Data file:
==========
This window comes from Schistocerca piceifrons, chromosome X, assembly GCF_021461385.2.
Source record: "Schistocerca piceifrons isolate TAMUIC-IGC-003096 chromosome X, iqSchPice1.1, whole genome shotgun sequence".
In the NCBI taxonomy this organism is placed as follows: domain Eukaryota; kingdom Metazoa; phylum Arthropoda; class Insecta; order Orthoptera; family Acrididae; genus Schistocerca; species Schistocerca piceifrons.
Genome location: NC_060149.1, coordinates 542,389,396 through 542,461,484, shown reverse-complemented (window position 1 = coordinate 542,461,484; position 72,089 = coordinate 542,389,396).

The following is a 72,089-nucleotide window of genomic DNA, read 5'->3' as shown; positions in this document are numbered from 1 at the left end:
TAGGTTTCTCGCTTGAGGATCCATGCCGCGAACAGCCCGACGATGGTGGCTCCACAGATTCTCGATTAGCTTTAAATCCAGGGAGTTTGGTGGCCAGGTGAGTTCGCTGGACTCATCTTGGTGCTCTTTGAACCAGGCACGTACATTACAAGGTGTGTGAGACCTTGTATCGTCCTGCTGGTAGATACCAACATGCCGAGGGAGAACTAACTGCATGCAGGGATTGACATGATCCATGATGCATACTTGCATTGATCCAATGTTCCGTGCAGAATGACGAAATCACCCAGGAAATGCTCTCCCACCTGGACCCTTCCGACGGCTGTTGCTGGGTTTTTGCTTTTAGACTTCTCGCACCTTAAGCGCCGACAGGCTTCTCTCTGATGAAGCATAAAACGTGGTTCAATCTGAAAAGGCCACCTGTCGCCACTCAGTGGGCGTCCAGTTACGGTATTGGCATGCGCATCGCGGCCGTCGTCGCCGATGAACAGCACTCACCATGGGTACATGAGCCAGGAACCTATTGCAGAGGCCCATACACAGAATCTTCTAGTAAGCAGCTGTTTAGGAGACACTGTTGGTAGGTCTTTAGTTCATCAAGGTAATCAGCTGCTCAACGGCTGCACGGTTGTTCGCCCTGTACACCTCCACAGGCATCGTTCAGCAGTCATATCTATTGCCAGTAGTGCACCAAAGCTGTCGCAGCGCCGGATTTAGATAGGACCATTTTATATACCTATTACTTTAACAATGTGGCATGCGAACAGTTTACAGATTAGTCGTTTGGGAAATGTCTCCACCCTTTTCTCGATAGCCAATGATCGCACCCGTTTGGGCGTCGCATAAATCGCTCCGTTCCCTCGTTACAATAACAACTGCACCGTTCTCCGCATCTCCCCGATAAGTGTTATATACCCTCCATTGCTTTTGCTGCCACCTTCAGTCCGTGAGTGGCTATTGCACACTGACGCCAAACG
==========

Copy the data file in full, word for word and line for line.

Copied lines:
This window comes from Schistocerca piceifrons, chromosome X, assembly GCF_021461385.2.
Source record: "Schistocerca piceifrons isolate TAMUIC-IGC-003096 chromosome X, iqSchPice1.1, whole genome shotgun sequence".
In the NCBI taxonomy this organism is placed as follows: domain Eukaryota; kingdom Metazoa; phylum Arthropoda; class Insecta; order Orthoptera; family Acrididae; genus Schistocerca; species Schistocerca piceifrons.
Genome location: NC_060149.1, coordinates 542,389,396 through 542,461,484, shown reverse-complemented (window position 1 = coordinate 542,461,484; position 72,089 = coordinate 542,389,396).

The following is a 72,089-nucleotide window of genomic DNA, read 5'->3' as shown; positions in this document are numbered from 1 at the left end:
TAGGTTTCTCGCTTGAGGATCCATGCCGCGAACAGCCCGACGATGGTGGCTCCACAGATTCTCGATTAGCTTTAAATCCAGGGAGTTTGGTGGCCAGGTGAGTTCGCTGGACTCATCTTGGTGCTCTTTGAACCAGGCACGTACATTACAAGGTGTGTGAGACCTTGTATCGTCCTGCTGGTAGATACCAACATGCCGAGGGAGAACTAACTGCATGCAGGGATTGACATGATCCATGATGCATACTTGCATTGATCCAATGTTCCGTGCAGAATGACGAAATCACCCAGGAAATGCTCTCCCACCTGGACCCTTCCGACGGCTGTTGCTGGGTTTTTGCTTTTAGACTTCTCGCACCTTAAGCGCCGACAGGCTTCTCTCTGATGAAGCATAAAACGTGGTTCAATCTGAAAAGGCCACCTGTCGCCACTCAGTGGGCGTCCAGTTACGGTATTGGCATGCGCATCGCGGCCGTCGTCGCCGATGAACAGCACTCACCATGGGTACATGAGCCAGGAACCTATTGCAGAGGCCCATACACAGAATCTTCTAGTAAGCAGCTGTTTAGGAGACACTGTTGGTAGGTCTTTAGTTCATCAAGGTAATCAGCTGCTCAACGGCTGCACGGTTGTTCGCCCTGTACACCTCCACAGGCATCGTTCAGCAGTCATATCTATTGCCAGTAGTGCACCAAAGCTGTCGCAGCGCCGGATTTAGATAGGACCATTTTATATACCTATTACTTTAACAATGTGGCATGCGAACAGTTTACAGATTAGTCGTTTGGGAAATGTCTCCACCCTTTTCTCGATAGCCAATGATCGCACCCGTTTGGGCGTCGCATAAATCGCTCCGTTCCCTCGTTACAATAACAACTGCACCGTTCTCCGCATCTCCCCGATAAGTGTTATATACCCTCCATTGCTTTTGCTGCCACCTTCAGTCCGTGAGTGGCTATTGCACACTGACGCCAAACG